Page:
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  • Fe Robinson

Are you at ease with intimacy?

Continuing my series on his model, the sixth stage in Erik Erickson’s model of psychosocial development is that of intimacy and isolation, which he suggested happens in young adulthood, up to the age of 40.

Erickson suggests that what is front and centre developmentally through this life stage is the development of loving, intimate relationships. It’s important to note that this does not mean sexual relationships, intimacy means close, honest and loving, it’s about being able to be fully who we are and to be with someone else who is fully being who they are, and to feel comfortable with this.

For those who are able to navigate this process, what results is a strong social support network, and lasting close relationships with friends, and with romantic partners. They are able to have meaningful connections with a depth, their relationships can last through the bumps and bruises of life, overcoming conflicts, and lasting through the personal growth of both parties as time goes on.

Intimate relationships call on us to reveal ourselves, psychologically, and sometimes physically. To this we need to have a secure sense of our own self, and to have the self-esteem to be able to comfortable with difference, and with the vulnerability of laying bare what is not seen by everybody. We do this on a reciprocal basis, receiving and witnessing the other, advocating for them, enabling them - meeting them as they are without wish or need to change them.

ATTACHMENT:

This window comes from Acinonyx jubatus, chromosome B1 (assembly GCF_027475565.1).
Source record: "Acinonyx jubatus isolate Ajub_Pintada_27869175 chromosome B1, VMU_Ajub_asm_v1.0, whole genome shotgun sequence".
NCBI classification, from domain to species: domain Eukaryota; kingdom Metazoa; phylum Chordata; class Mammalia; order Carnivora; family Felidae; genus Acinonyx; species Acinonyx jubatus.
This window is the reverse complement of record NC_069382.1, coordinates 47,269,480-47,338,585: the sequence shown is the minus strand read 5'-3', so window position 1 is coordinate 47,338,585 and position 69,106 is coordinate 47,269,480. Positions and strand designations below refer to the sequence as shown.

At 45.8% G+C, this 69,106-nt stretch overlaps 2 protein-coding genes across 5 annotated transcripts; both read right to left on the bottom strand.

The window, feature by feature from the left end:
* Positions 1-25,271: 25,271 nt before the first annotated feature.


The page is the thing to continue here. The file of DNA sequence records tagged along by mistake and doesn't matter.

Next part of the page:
Where intimacy is not tolerable, people may withdraw, or avoid, and this can lead to feelings of isolation and loneliness. They may not venture into relationships, or may not find they can stay in them. There can be many ways that this came about, from childhood experiences to past relationship issues to loss. Often difficulties in attachment arise from our early experiences, but this does not mean that we are doomed to remain as we are, we can heal and find our way to increasing intimacy with support and time.

While working on social skills such as self-disclosure and listening can be helpful to build confidence, relationships develop through repeated actions to begin, develop and deepen them. If you struggle with connecting, reaching out, and receiving in relationship then psychotherapy may be helpful as a setting in which to experiment and explore with ways of being with others.


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